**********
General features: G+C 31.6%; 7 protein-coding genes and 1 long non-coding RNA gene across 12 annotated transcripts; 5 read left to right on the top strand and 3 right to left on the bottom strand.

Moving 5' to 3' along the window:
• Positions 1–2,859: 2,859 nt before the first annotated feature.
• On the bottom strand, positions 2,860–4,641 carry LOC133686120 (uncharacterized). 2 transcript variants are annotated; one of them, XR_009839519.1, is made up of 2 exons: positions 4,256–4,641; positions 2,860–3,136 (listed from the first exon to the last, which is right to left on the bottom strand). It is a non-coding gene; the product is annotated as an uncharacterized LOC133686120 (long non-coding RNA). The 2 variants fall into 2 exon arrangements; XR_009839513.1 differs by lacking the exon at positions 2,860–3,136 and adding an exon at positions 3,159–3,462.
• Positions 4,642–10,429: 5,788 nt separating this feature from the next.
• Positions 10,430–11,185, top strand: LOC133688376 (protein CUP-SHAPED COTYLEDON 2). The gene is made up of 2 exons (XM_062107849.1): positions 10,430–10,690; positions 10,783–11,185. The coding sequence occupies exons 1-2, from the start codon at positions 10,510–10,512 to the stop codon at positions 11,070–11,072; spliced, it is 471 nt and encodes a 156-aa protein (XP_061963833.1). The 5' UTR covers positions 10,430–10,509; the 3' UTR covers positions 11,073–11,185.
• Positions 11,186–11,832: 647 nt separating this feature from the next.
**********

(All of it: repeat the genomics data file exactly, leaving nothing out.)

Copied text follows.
General features: G+C 31.6%; 7 protein-coding genes and 1 long non-coding RNA gene across 12 annotated transcripts; 5 read left to right on the top strand and 3 right to left on the bottom strand.

Moving 5' to 3' along the window:
• Positions 1–2,859: 2,859 nt before the first annotated feature.
• On the bottom strand, positions 2,860–4,641 carry LOC133686120 (uncharacterized). 2 transcript variants are annotated; one of them, XR_009839519.1, is made up of 2 exons: positions 4,256–4,641; positions 2,860–3,136 (listed from the first exon to the last, which is right to left on the bottom strand). It is a non-coding gene; the product is annotated as an uncharacterized LOC133686120 (long non-coding RNA). The 2 variants fall into 2 exon arrangements; XR_009839513.1 differs by lacking the exon at positions 2,860–3,136 and adding an exon at positions 3,159–3,462.
• Positions 4,642–10,429: 5,788 nt separating this feature from the next.
• Positions 10,430–11,185, top strand: LOC133688376 (protein CUP-SHAPED COTYLEDON 2). The gene is made up of 2 exons (XM_062107849.1): positions 10,430–10,690; positions 10,783–11,185. The coding sequence occupies exons 1-2, from the start codon at positions 10,510–10,512 to the stop codon at positions 11,070–11,072; spliced, it is 471 nt and encodes a 156-aa protein (XP_061963833.1). The 5' UTR covers positions 10,430–10,509; the 3' UTR covers positions 11,073–11,185.
• Positions 11,186–11,832: 647 nt separating this feature from the next.